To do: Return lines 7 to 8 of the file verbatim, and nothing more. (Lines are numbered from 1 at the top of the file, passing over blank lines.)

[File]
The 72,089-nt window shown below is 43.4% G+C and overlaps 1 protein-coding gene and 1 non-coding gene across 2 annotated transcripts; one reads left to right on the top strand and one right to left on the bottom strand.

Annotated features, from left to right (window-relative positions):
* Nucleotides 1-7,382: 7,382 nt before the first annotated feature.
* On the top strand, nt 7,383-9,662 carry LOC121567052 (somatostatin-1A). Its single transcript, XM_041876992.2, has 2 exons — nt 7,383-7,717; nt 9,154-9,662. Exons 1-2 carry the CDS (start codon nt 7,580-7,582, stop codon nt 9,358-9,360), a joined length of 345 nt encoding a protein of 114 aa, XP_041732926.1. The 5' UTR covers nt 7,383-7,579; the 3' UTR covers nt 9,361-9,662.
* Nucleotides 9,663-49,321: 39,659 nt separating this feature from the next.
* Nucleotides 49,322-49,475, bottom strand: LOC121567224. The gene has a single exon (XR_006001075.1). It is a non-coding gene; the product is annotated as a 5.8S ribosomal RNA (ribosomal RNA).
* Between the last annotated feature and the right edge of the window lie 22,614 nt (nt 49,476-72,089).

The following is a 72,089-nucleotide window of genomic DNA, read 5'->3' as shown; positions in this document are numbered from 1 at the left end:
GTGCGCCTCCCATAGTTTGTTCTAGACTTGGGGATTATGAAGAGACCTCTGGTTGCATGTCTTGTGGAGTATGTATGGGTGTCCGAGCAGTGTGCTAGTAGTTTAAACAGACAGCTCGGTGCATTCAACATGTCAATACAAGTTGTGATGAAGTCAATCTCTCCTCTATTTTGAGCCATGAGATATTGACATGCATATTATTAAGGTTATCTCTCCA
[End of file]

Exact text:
* Between the last annotated feature and the right edge of the window lie 22,614 nt (nt 49,476-72,089).

The following is a 72,089-nucleotide window of genomic DNA, read 5'->3' as shown; positions in this document are numbered from 1 at the left end: